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Useless War on Migrants

Russia is conducting a vigilant campaign against illegal migrants. Almost every day, television shows bombard Russians with scenes of the police frisking long lineups of scruffy migrants as they stand, legs apart and facing the wall. Or else they are shown marching in a long line, like prisoners, each with his hands placed on the shoulders of the one in front of him. They are shuffled off somewhere — perhaps to be deported or maybe just to pay bribes the moment cameras are turned off. They are treated like second-class citizens and almost always shown in a demeaning light. If the police and migration officers handle them like so many cattle even under the glare of cameras, one can only imagine what they do to them when the cameras are turned off.

The problem of illegal migrants cannot be solved by crude, televised public raids. They only stoke nationalist sentiments and increase the cost of bribes to keep illegal migrants employed in Russia.

The televised roundups of migrants are clearly staged to mollify public opinion following the recent anti-migrant riots in Biryulyovo and represents an attempt by the authorities to flirt openly with nationalist forces.

It costs an average of 30,000 rubles ($930) to deport a single illegal migrant. Deporting all of the nearly 2 million or so illegal migrants would thus cost about $2 billion. This does not include direct losses that mass deportations would cause to the Russian economy. After all, each of those people performs a job — even if they do not pay taxes — they produce a good or service that others are using. Even the fruit and vegetable market in Biryulyovo, which sparked the anti-migrant demonstrations there, provided more than half of all the fresh produce consumed in Moscow. If these workers are deported, how will the fruits and vegetables reach the Moscow market? Ethnic Russians will not want to fill those positions, particularly at the miserly salaries that the migrants earn.

To be sure, the problems with illegal immigration are numerous and serious, but they cannot be solved by crude public raids and crackdowns. Meanwhile, the authorities want to dismantle the current immigration system without offering a viable alternative to replace it.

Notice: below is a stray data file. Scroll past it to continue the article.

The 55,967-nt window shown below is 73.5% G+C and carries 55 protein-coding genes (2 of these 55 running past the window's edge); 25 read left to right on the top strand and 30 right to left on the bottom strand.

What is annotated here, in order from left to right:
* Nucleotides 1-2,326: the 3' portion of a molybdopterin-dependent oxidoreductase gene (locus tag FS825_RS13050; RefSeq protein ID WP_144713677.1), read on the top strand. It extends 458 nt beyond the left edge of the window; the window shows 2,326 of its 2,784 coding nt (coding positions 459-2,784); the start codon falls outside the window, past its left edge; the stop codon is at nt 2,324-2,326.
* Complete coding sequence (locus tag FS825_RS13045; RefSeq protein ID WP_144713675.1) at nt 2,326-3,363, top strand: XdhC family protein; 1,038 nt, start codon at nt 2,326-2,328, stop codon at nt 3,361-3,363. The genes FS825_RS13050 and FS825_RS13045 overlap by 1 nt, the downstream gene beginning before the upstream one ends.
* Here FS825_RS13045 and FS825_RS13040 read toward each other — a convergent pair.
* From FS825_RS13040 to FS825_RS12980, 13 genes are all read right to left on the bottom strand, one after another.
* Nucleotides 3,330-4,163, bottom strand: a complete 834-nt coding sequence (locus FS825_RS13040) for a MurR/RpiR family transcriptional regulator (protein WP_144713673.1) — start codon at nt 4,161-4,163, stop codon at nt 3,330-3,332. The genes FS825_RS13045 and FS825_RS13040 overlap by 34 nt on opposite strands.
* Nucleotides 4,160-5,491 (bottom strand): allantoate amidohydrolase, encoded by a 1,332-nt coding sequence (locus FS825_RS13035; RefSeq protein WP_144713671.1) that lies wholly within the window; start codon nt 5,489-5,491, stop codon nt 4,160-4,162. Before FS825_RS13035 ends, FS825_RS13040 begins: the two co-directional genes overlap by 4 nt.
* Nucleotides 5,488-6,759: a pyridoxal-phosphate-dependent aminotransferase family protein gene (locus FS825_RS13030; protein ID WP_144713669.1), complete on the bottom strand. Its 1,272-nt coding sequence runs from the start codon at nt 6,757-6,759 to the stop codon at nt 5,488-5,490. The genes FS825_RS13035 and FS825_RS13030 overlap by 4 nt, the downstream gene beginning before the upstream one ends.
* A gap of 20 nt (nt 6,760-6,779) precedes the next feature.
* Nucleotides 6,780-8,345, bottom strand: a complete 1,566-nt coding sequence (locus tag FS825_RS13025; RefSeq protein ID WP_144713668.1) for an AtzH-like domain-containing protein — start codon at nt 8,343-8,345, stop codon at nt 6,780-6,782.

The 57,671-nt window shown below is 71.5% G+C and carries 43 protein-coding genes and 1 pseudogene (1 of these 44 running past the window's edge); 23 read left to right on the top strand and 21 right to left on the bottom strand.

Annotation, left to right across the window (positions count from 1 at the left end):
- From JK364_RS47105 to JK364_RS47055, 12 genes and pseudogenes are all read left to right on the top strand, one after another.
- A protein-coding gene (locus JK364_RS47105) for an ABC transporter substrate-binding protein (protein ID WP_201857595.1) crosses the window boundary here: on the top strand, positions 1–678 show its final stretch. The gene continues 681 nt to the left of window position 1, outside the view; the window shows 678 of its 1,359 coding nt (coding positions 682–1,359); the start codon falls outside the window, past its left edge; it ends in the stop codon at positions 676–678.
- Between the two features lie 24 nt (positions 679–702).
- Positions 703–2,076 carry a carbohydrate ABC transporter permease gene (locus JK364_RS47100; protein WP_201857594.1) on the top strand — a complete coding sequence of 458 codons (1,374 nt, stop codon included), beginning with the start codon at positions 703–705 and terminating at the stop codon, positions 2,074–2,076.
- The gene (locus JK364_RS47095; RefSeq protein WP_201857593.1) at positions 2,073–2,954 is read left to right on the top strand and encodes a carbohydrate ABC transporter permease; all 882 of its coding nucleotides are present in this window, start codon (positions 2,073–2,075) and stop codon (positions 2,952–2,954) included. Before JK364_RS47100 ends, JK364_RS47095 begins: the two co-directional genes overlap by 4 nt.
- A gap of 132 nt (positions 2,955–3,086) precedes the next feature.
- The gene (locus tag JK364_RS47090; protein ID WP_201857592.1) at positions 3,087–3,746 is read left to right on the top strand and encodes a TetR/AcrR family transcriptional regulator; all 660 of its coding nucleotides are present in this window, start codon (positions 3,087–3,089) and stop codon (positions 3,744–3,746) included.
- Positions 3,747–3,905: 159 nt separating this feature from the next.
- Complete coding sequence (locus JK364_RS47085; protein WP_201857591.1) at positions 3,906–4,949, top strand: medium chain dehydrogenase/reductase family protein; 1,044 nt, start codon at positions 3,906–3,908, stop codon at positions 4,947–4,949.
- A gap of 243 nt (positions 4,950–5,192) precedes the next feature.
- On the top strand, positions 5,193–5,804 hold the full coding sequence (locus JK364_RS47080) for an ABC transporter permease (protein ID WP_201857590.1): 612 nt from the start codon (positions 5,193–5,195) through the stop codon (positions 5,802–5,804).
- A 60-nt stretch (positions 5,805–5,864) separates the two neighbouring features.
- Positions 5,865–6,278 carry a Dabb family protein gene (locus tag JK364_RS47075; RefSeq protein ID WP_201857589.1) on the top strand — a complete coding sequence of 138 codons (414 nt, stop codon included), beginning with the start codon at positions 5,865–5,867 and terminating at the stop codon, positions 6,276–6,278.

Illegal migrants from Commonwealth of Independent States countries can enter Russia without any problems, as a visa is not required, but it is all but impossible for them to remain in the country legally. The creates an absurd situation: Russia first admits migrants unconditionally and then goes searching through the cellars to apprehend them later on the grounds that they are "illegal migrants."

Migrants are allowed to stay in Russia for 90 days without any special documents and can stay for up to two years if they have a work contract.

Migrants rely on assistance from members of their diaspora who can help them with everything from finding a job to issuing fake documents to become "legal" immigrants. This has led to the formation of a mafia-like shadow bureaucracy that offers its "legalization services" to millions of migrants.

They can go to the local office of the Federal Migration Service to request a "quota," or work permit. These quotas are set in advance for a one-year period, and the numbers are pulled out of thin air. Nobody in the migration services has ever studied the actual demand for labor. Very few people are actually granted the legal right to work in Russia through work permits. Law-abiding migrants from Central Asia who wait in line for hours at the migration service are likely to be told that there are no permits left. The shortage of permits is created intentionally to fuel a profitable trade in fake permits.

These permits are usually purchased from private firms for anywhere from 9,000 rubles ($280) to 35,000 rubles ($1,080). If the migrants are caught with fake permits, they have to answer to authorities. This provides another source of income for law enforcement officials when both employers and migrants want to solve the problem without being arrested.

Migrants have no rights in Russia, giving employers a free hand to withhold their promised wages for months at a time, forcing impoverished employees to steal in order to survive.

Government authorities are well aware that every construction site or produce market employs illegal migrants. But bureaucrats at every level are willing to turn a blind eye to the problem — for a price. Previously, they demanded 50,000 rubles ($1,540) per month as a bribe from each work site employing illegal migrants. Now, with all the talk about increasing transparency and fighting corruption, the price has shot up to 200,000 rubles ($6,175) per month. But this is still cheaper than the official fine of 800,000 rubles ($24,700).

Highly publicized raids on migrants will never improve an immigration system that is rotten to the core. It only increases anti-migrant sentiments among a large percentage of Russians. In the end, however, this escalation is profitable for law enforcement officials and other bureaucrats, which explains their role in stoking these nationalist sentiments. The more this anti-migrant trend increases, the more illegal migrants and their employers are willing to pay in bribes to keep them employed in Russia.

Georgy Bovt is a political analyst.

The views expressed in opinion pieces do not necessarily reflect the position of The Moscow Times.

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